Bloomberg News

Spain to Study Making Rich Pay for Health, de Guindos Says

April 09, 2012

Spain should consider making wealthier people pay for some of their health care as the country strives to narrow its budget deficit, Economy Minister Luis de Guindos said.

“I believe we have to have a debate between the central government and the autonomous regions and think about whether in the current situation we have to provide all the health services for free to a gentleman who earns more than 100,000 euros ($130,000),” de Guindos said today in an interview with Cadena Ser radio station. “It is a very important debate in which the future of the quality of health care in Spain is in play.”

De Guindos’s comments follow ones he made in an April 7 interview with the Frankfurter Allgemeine Zeitung newspaper in which he said “a reform of the public sector, especially health care and education” was next on the government’s agenda as it bids to overhaul the euro region’s fourth-biggest economy. Health care and education account for about 60 percent of expenditure in Spain’s 17 regions, which handle more than a third of the nation’s payments.

Carlos Floriano, vice-secretary for organization in the ruling People’s Party, said in a televised news conference today that de Guindos’s comments were a “personal reflection.” The party favors free health care, he said.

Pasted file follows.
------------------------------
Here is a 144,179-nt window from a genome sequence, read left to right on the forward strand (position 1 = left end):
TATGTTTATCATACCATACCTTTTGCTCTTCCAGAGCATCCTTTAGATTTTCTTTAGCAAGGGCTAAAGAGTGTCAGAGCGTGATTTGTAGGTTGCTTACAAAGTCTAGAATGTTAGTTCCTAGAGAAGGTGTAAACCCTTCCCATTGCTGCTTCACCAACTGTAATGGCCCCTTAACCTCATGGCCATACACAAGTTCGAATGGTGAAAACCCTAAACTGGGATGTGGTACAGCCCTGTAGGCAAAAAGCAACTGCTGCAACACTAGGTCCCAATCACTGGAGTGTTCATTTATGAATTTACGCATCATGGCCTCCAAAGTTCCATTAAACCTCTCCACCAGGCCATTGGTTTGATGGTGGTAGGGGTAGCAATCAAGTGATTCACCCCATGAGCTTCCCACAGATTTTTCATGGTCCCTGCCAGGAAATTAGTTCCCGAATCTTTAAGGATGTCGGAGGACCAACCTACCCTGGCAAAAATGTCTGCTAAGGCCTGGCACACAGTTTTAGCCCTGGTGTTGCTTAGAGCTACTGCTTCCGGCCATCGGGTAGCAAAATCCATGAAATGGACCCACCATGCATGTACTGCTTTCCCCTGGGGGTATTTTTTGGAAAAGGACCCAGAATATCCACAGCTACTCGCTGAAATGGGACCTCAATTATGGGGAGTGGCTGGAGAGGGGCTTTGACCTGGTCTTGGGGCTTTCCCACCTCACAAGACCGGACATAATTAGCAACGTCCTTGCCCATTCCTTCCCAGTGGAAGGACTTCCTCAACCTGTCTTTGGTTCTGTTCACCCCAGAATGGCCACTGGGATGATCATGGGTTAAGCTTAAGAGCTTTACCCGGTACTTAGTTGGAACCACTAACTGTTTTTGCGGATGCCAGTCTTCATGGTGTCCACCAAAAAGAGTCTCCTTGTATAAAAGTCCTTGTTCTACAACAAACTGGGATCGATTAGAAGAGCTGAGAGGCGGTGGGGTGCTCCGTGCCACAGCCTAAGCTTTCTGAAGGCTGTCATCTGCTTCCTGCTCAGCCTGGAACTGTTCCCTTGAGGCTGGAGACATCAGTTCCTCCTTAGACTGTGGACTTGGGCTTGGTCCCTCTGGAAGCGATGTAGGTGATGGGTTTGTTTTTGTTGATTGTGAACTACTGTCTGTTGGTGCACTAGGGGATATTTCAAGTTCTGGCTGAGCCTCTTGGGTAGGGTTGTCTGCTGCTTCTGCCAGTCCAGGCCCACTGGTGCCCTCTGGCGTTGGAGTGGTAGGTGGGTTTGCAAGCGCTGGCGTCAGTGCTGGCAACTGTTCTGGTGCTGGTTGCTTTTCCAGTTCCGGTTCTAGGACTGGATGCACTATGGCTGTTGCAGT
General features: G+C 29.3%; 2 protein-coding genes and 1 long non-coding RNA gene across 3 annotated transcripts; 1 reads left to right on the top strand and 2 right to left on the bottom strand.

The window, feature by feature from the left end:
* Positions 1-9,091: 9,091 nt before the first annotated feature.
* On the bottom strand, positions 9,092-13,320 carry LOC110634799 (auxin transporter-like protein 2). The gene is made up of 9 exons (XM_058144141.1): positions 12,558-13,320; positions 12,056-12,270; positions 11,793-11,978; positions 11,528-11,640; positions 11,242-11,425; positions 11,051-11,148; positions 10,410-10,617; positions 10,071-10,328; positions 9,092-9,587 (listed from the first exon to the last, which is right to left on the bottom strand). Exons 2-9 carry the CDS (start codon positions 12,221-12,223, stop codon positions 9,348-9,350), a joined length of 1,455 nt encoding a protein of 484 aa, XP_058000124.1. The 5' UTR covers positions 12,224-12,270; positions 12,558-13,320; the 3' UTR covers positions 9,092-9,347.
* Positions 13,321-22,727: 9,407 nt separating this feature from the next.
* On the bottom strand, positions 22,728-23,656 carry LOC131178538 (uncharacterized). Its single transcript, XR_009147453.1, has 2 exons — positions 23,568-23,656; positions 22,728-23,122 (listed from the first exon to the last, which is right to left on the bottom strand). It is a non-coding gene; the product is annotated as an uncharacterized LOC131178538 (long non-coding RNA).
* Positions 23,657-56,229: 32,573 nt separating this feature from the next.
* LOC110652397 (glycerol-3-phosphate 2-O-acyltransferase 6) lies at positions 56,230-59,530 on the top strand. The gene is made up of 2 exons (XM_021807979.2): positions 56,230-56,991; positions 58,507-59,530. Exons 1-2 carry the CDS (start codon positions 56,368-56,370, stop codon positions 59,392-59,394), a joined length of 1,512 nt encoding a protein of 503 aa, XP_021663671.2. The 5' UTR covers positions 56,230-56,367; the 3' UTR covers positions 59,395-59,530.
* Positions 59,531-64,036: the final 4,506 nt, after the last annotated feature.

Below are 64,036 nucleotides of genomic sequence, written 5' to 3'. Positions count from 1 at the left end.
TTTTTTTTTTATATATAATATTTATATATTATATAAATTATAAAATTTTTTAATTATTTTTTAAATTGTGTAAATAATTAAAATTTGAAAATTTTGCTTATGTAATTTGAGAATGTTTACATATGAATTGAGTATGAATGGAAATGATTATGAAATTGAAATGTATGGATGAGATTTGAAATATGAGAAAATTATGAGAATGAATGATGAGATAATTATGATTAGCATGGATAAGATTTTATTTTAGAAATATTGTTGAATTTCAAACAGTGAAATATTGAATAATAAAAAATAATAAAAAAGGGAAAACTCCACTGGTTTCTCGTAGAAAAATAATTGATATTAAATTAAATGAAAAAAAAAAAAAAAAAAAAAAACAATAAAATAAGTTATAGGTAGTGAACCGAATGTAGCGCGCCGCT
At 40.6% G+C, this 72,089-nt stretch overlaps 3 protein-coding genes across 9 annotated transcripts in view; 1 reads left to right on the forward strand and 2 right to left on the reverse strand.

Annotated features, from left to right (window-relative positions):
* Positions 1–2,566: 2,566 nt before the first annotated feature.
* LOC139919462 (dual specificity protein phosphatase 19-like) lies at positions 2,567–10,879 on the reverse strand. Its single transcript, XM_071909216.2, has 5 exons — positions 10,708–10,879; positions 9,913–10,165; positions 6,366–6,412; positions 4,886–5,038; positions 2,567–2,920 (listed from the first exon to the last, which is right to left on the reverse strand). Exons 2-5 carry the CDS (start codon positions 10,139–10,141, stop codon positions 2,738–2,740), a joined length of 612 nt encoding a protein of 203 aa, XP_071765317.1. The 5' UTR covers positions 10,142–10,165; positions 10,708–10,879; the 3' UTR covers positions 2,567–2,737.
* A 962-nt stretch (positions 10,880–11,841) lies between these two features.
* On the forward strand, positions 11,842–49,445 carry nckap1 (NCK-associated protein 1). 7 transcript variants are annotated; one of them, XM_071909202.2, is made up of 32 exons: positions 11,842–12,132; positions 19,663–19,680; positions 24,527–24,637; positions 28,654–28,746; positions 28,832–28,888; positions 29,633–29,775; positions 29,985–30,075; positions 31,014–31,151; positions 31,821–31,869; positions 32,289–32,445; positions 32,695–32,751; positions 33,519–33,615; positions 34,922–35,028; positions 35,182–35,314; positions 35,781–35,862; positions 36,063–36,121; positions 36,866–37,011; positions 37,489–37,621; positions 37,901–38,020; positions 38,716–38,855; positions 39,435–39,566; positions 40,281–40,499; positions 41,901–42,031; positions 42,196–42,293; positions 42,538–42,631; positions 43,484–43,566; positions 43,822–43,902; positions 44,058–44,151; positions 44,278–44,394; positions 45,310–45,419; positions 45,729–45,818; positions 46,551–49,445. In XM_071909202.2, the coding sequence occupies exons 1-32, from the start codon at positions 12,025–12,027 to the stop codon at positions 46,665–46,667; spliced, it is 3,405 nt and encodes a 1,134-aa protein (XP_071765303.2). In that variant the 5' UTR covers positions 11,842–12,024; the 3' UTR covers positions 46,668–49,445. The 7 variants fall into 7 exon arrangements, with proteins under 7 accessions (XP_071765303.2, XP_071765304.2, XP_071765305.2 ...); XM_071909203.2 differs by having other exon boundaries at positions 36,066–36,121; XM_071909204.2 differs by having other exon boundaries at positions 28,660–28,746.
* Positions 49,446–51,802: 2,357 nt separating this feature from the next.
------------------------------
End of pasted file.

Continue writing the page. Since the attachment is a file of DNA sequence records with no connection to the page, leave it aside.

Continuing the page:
Co-Payments

De Guindos told Ser that changing the health-care system is vital for guaranteeing the sustainability of high-quality services. The government does not plan to centralize services such as health that are carried out by regional governments, said de Guindos, adding that he doesn’t regard a general patient co-payment for health care as a “panacea.”

Prime Minister Mariano Rajoy will spell out the government’s planned reforms to a meeting of PP parliamentary deputies on April 11, an official in the government’s communications department, who asked not to be named in line with its policy, said in a phone interview today.

De Guindos said a recent surge in Spain’s borrowing costs was due to investors’ concerns about recession in Europe and the “vicious circle” it might cause and also Spanish regional government finances. He told Ser the government doesn’t plan any further tax increases this year and that Spain’s economy will return to growth in 2013 with the labor market stabilizing in the fourth quarter after a “tremendous hemorrhage in job destruction.”

“After a very difficult year, the sun will come out again from an economic point of view,” de Guindos said.

To contact the reporter on this story: Charles Penty in Madrid at cpenty@bloomberg.net

To contact the editor responsible for this story: Frank Connelly at fconnelly@bloomberg.net


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